Council to consider closure of city-owned golf courses
Mark Villani, CTV News Calgary
Published Monday, May 27, 2019 6:46AM MDT
Last Updated Monday, May 27, 2019 6:46PM MDT
The City of Calgary will have to consider whether or not to close down some its public golf courses.
A report will go before city councillors on Monday detailing the finances of eight city-owned courses. The goal is to make sure each facility stops losing money and that all courses break even financially in three years.
In May of 2018, the City of Calgary confirmed four of its six golf courses failed to turn a profit in any year in the period from 2015 to 2017 and the city lost nearly $2 million operating its courses during that time.
In response to a Freedom of Information and Protection of Privacy Act request from the Canadian Taxpayers Federation the City released its revenue and expenses for the six golf courses for 2015, 2016 and 2017.
The following is the net (revenue minus expenses) for each of the City of Calgary golf courses according to the City of Calgary’s ‘Golf Revenue & Expenses by Course: 2015-2017’:
- Shaganappi Point: +$1,158,786 (profits in 2015, 2016 and 2017)
- Confederation: -$204,770 (profit in 2015)
- Lakeview: -$239,852
- Richmond Green: -$469,379
- Maple Ridge: -$562,375
- McCall Lake: -$1,712,848
- Total: -$2,030,440
According to the City of Calgary, the profitability of the courses during that time was impacted by:
- 67 days lost to inclement weather in 2017 (32 per cent of the golf season)
- 65 days lost to inclement weather in 2016 (31 per cent of the golf season)
- The economic downturn
At the One Calgary budget discussions in November 2018, Council directed administration to prepare a real estate and development assessment for city golf courses and report back by May 2019.
On Monday, council will have to consider whether or not to adopt a plan, which includes further assessments of all properties and working toward zero tax payer support of courses.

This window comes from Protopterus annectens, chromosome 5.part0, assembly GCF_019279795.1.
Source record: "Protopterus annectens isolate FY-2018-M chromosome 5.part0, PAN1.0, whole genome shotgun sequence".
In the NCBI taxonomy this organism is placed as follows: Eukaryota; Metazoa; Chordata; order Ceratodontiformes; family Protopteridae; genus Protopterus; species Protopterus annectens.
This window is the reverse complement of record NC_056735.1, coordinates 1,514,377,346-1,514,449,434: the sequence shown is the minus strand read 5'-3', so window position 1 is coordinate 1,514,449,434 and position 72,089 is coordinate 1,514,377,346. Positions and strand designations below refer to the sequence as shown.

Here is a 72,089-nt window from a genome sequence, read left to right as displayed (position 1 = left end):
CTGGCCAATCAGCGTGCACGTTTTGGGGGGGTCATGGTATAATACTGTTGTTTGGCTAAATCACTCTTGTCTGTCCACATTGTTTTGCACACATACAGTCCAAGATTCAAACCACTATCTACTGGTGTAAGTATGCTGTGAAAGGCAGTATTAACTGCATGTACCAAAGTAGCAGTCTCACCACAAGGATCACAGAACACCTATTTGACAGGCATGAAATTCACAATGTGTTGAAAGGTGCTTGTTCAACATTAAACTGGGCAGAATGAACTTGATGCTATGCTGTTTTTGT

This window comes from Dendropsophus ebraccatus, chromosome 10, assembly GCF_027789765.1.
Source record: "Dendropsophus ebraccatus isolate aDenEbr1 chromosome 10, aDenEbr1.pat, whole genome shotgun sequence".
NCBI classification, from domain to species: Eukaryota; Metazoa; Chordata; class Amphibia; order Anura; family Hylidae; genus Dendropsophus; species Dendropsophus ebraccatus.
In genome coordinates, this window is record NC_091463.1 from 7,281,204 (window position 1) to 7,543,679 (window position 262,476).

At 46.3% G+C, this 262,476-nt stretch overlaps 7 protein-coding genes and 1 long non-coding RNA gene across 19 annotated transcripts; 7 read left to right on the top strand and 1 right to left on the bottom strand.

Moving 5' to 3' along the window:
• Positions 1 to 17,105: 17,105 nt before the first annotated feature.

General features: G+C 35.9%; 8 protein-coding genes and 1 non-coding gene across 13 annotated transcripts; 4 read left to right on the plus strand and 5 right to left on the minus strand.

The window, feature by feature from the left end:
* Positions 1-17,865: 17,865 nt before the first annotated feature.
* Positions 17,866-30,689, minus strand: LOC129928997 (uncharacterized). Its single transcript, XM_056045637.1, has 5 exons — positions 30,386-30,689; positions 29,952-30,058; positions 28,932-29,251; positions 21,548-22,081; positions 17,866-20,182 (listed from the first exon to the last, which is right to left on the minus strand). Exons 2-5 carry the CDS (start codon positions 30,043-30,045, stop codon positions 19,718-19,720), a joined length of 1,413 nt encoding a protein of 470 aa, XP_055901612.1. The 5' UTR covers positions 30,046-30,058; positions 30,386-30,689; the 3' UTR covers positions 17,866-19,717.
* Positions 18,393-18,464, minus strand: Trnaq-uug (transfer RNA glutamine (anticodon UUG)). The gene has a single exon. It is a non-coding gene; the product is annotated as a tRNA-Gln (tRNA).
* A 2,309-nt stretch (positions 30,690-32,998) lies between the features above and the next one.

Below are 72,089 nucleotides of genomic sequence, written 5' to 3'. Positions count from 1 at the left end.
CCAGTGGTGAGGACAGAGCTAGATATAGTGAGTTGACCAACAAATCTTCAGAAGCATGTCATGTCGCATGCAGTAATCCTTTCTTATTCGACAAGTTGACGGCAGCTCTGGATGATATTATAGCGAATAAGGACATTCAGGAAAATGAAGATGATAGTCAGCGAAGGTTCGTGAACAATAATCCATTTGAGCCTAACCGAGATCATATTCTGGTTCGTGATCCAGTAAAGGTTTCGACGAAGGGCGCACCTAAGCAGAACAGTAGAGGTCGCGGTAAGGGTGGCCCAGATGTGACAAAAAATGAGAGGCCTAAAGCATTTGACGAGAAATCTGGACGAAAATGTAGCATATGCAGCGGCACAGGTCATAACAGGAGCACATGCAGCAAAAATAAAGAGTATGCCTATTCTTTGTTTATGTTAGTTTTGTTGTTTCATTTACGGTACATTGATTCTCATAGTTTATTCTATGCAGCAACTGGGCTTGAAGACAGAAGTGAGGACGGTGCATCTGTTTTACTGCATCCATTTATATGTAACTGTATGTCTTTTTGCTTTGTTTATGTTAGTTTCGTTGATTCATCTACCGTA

The plan may include decommissioning courses in the future, selling off developments, or exploring each one’s real estate potential.
Ward 2 Councillor Joe Magliocca doesn’t like the idea of selling off assets, but he says the city should no longer own golf courses in the future.
“We're spending millions of dollars,” he said. “What I like to see is golf courses being in the private hands in the sector where they know how to operate golf courses. I’ve talked to numerous operators and they said you know what, Joe, we can give you millions of dollars back and we can even get them to pay property taxes.“
The city receives around $700,000 each year in tax support for its golf courses. The hope from administration is to work towards zero taxpayer support and report back with findings on a feasibility study no later than the first quarter of 2020.
Administration is also asking that McCall Lake Golf Course (MLGC) not be included in any development assessments because of recent upgrades.
The course has now officially opened up nine holes and will open up all 18 in June following a $6.7 million dollar upgrade from the city’s Sport Facility Renewal Program.
For more information on the city’s golf courses, go to calgary.ca/golf